The functionality of Stuxnet is particularly interesting. The worm gains initial access to a system through a simple USB drive. When an infected USB drive is plugged into a machine, the computer does a number of things automatically. One of them is that it pulls up icons to be displayed on your screen to represent the data on the drive. Stuxnet exploited this routine to pull the worm onto the computer. The problem, then, is that once on the machine, the worm becomes visible to security protocols, which constantly query files looking for malware. To disguise itself, Stuxnet installs what’s called a “rootkit,”—essentially a piece of software which intercepts the security queries and sends back false “safe” messages, indicating that the worm is innocuous.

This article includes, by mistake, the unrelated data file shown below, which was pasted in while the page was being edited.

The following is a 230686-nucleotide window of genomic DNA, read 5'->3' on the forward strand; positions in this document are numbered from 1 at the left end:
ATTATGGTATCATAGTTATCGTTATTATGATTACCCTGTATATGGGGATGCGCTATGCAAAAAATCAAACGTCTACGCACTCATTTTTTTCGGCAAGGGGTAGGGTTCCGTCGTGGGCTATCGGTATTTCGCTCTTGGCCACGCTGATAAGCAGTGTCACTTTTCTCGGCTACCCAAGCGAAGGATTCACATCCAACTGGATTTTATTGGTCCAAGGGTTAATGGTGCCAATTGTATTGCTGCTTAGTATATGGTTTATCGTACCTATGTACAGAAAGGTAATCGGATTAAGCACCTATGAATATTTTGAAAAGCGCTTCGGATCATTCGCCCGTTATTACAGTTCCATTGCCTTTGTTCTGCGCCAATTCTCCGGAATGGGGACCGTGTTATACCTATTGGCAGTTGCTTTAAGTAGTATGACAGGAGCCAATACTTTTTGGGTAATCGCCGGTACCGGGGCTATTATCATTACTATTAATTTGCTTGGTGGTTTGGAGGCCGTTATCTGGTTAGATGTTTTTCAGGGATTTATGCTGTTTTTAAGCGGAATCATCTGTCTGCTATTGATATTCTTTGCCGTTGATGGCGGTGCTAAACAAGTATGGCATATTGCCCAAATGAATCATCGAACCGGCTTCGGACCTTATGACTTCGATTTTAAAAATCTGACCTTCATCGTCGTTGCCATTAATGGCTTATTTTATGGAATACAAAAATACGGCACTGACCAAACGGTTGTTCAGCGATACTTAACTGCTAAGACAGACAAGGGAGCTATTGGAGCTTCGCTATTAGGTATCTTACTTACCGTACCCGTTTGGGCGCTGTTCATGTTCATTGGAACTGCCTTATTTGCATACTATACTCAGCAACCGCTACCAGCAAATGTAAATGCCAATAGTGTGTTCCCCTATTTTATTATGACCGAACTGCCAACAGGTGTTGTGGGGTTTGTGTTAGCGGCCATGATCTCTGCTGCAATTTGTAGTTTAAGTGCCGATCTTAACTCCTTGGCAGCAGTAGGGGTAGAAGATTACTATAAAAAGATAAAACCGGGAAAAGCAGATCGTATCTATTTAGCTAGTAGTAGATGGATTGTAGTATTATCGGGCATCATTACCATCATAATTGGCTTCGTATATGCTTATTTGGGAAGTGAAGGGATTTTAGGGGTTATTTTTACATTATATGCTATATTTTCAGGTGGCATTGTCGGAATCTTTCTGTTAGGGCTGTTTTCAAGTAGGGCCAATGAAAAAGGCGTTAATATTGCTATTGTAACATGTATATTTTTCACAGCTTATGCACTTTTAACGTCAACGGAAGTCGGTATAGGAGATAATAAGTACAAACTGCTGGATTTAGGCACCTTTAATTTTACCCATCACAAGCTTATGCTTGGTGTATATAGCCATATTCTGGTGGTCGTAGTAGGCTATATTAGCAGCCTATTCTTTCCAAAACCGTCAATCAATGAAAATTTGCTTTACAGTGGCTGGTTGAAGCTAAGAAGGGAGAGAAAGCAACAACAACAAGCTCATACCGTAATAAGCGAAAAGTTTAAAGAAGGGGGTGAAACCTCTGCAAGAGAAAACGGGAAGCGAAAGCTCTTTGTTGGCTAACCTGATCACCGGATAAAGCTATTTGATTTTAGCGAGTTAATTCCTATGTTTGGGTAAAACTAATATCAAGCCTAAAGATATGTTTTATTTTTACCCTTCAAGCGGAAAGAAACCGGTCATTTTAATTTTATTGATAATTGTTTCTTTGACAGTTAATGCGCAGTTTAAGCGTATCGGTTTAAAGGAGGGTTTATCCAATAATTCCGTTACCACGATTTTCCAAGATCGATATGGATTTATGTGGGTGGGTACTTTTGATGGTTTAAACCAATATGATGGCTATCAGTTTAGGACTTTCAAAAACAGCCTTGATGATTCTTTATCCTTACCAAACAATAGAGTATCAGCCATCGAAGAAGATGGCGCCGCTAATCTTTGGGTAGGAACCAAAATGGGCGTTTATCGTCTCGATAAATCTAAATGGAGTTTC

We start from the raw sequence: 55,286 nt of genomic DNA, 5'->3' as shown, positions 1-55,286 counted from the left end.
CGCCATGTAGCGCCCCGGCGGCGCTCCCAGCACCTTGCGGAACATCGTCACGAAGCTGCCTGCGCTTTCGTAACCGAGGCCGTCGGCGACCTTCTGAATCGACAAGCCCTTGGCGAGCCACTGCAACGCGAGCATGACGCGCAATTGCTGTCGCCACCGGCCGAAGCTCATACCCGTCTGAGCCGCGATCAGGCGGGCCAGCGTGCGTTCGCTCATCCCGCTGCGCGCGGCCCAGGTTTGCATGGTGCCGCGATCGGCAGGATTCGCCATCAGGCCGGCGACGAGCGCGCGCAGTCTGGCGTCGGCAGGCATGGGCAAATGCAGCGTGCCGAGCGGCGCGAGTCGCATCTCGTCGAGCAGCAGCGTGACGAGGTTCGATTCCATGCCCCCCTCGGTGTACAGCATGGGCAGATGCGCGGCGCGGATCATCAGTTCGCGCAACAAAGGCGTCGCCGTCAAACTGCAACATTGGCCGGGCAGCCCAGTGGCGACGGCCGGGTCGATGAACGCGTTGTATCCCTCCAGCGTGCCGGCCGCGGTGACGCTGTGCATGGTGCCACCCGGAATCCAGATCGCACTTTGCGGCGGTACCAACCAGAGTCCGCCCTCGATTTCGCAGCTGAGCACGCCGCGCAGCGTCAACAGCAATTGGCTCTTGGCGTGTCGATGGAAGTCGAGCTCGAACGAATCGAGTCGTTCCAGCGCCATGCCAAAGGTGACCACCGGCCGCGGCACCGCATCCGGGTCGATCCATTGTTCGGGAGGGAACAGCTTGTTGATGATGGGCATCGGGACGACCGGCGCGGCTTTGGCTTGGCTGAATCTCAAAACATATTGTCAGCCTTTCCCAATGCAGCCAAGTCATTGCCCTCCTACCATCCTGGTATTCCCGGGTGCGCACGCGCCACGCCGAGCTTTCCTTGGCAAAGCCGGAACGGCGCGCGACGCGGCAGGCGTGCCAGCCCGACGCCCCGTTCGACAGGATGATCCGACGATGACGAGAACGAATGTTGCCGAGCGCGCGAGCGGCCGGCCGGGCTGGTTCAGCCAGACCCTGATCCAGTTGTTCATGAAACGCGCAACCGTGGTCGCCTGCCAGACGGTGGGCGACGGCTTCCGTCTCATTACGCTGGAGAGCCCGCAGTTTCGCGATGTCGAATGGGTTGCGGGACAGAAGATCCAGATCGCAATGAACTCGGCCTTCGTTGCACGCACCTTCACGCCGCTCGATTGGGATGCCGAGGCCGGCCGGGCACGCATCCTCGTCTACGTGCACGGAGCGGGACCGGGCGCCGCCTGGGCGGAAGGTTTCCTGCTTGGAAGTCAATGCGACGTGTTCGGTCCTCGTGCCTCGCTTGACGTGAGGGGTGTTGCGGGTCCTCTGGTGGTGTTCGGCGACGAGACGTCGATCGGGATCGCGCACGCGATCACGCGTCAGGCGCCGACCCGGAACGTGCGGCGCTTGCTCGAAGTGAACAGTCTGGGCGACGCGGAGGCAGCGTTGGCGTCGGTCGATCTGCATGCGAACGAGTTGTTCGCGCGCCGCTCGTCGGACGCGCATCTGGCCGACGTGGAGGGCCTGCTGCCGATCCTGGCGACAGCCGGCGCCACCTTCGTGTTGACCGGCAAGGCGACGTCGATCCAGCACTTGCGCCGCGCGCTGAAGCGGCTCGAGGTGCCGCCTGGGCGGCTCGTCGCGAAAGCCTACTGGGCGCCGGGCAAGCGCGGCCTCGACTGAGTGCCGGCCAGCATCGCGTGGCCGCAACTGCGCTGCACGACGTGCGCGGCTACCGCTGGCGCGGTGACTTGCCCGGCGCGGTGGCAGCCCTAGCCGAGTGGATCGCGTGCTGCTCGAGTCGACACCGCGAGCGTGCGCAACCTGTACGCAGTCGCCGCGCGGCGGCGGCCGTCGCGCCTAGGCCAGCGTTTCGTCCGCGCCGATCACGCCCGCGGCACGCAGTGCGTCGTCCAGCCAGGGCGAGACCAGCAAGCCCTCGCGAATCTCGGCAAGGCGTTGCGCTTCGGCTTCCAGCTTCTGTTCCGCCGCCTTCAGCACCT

The trick is that installing a rootkit requires using drivers, which Windows machines are well-trained to be suspicious of. Windows requests that all drivers provide verification that they’re on the up-and-up through presentation of a secure digital signature. These digital keys are closely-guarded secrets. Yet Stuxnet’s malicious drivers were able to present genuine signatures from two genuine computer companies, Realtek Semiconductor and JMichron Technologies. Both firms have offices in the same facility, Hsinchu Science Park, in Taiwan. No one knows how the Stuxnet creators got hold of these keys, but it seems possible that they were physically—as opposed to digitally—stolen.